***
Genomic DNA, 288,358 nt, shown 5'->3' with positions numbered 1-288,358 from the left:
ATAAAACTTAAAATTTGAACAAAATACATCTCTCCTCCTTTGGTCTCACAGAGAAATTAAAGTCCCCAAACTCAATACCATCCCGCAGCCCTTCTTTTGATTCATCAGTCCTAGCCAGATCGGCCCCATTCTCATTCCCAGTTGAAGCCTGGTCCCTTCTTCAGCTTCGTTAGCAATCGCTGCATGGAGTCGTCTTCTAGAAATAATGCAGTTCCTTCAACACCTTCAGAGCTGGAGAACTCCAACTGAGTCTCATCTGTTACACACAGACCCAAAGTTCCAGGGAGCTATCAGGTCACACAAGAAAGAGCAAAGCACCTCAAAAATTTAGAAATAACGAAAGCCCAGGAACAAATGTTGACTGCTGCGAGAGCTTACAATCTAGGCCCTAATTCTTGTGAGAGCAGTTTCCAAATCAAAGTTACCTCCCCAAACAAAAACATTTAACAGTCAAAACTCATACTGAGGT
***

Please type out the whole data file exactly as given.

Genomic DNA, 288,358 nt, shown 5'->3' with positions numbered 1-288,358 from the left:
ATAAAACTTAAAATTTGAACAAAATACATCTCTCCTCCTTTGGTCTCACAGAGAAATTAAAGTCCCCAAACTCAATACCATCCCGCAGCCCTTCTTTTGATTCATCAGTCCTAGCCAGATCGGCCCCATTCTCATTCCCAGTTGAAGCCTGGTCCCTTCTTCAGCTTCGTTAGCAATCGCTGCATGGAGTCGTCTTCTAGAAATAATGCAGTTCCTTCAACACCTTCAGAGCTGGAGAACTCCAACTGAGTCTCATCTGTTACACACAGACCCAAAGTTCCAGGGAGCTATCAGGTCACACAAGAAAGAGCAAAGCACCTCAAAAATTTAGAAATAACGAAAGCCCAGGAACAAATGTTGACTGCTGCGAGAGCTTACAATCTAGGCCCTAATTCTTGTGAGAGCAGTTTCCAAATCAAAGTTACCTCCCCAAACAAAAACATTTAACAGTCAAAACTCATACTGAGGT